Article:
Susan Stickney Rohrer ’78

Out of Africa

By Mary Seymour ’80

Susan Stickney Rohrer serving rice in Tanzania.

As a child, Sue Rohrer dreamed of visiting Africa. She didn’t know why the continent drew her; she just knew the longing had always been inside. In 2000, as her 20-year marriage unraveled and she wondered what to do with her life, a friend invited Rohrer and her two eldest children on a trip to Africa. “When the plane landed and the door opened and I smelled the air, I just knew this was where I was supposed to be,” she recalled.

Rohrer has been to Africa 15 times since then, and in the process she discovered what to do with her life. In 2002 she founded the nonprofit organization Children of Tanzania (COT), which focuses on improving education for Tanzanian children. The idea for COT arose when Rohrer stopped in a village to pass out toys and was startled to see dozens of children who weren’t in school. After learning that their families couldn’t afford the $14 cost of the required uniform, she raised money back in the States, then arranged for village seamstresses to sew the uniforms. “We had no idea if could be done, but we did it,” said Rohrer of the plunge she took with her friend Rosarii Falvey. “Once we started with the uniforms, we saw other reasons why kids weren’t in school: girls are out getting water all day long, kids have malaria, there are no classrooms—the list goes on and on.”

Current projects include installing a kitchen and two classrooms in a primary school in a remote Masaai village, providing lunches for schoolchildren who previously suffered from malnutrition, and installing a well at a school in Kireree.

COT’s most ambitious ongoing project is modernizing the decrepit Endorofa Secondary School in Karatu. Home to 500 boys and girls, the school suffers from rotted buildings, broken beds, pit latrines, and a tar-blackened, unventilated kitchen. Rohrer and Lisa Oram, COT’s vice chair, have raised enough money to install tanks for the school’s immediate water needs. Next on the list are the kitchen and bathrooms. “I know if people were to see the school, they couldn’t turn their backs on it. But because people don’t see it, the challenge is portraying to them what we saw and what the schoolchildren need.”

Rohrer believes in helping people learn to change their situation so they can become self-sustaining. “I believe that education—especially for girls—is what will change Africa. They’ve learned how to grow better crops, how diseases are spread, how to form microenterprise groups. They’re learning that they don’t have to get married when they’re 14—that they can have a say in their future.”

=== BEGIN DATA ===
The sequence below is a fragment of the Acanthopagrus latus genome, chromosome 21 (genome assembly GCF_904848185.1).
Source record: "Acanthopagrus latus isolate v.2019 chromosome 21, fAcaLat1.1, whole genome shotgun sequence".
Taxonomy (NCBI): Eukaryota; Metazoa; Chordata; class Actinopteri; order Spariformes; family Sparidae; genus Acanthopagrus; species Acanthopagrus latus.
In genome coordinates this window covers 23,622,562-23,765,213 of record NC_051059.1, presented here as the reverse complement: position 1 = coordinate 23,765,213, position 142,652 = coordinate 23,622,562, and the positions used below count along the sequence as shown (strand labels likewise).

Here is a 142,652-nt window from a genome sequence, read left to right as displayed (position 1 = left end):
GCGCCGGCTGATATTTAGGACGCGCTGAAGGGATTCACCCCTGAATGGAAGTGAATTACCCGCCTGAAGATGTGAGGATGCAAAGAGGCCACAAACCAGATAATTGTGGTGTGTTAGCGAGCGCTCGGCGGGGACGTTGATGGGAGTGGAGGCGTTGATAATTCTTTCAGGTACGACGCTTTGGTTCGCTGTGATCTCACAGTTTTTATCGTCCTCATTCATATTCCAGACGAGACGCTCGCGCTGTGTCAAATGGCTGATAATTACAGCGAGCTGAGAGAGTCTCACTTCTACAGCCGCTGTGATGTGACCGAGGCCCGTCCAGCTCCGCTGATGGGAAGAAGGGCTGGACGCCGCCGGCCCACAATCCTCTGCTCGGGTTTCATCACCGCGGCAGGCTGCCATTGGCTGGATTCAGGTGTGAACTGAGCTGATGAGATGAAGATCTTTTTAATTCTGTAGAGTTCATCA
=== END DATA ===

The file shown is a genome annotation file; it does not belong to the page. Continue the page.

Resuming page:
Given so much need and limited resources, one would expect Rohrer to become discouraged. “It used to be very difficult to walk away from things. But now I realize that we’ll be back, and when we come back we’ll be able to help make changes.”

The dichotomy between her comfortable life in Old Greenwich, Connecticut and Africa’s glaring poverty is another potential sticking point; however, Rohrer has made peace with it. “I believe I have a really blessed life, and it’s my obligation to try and help,” she said. It wasn’t so easy at first—like the time she listened to horrific stories from former child soldiers at a Ugandan placement camp, then returned home to find her children waving their Christmas lists at her.

The well-buffered populace of Old Greenwich has provided generous and reliable support. COT publishes an annual newsletter that drums up donations, and the organization sells gift merchandise, including beaded ornaments and jewelry made by a microenterprise group of Masaai women. This year, donors have stepped up to fund the most expensive projects: $20,000 for the lunch program and $25,000 for the well in Kireree.

“You don’t need a lot of money to do things in Africa,” Rohrer explained. “For $20,000, you can completely change 400 children’s lives. That’s what inspires me and keeps me going. Somehow, this money keeps coming in and making a huge difference. There’s so much need in Africa, but it’s all about thinking about one person at a time. If you change one person’s life for the better, it has an amazing effect.”

For more information on COT, go to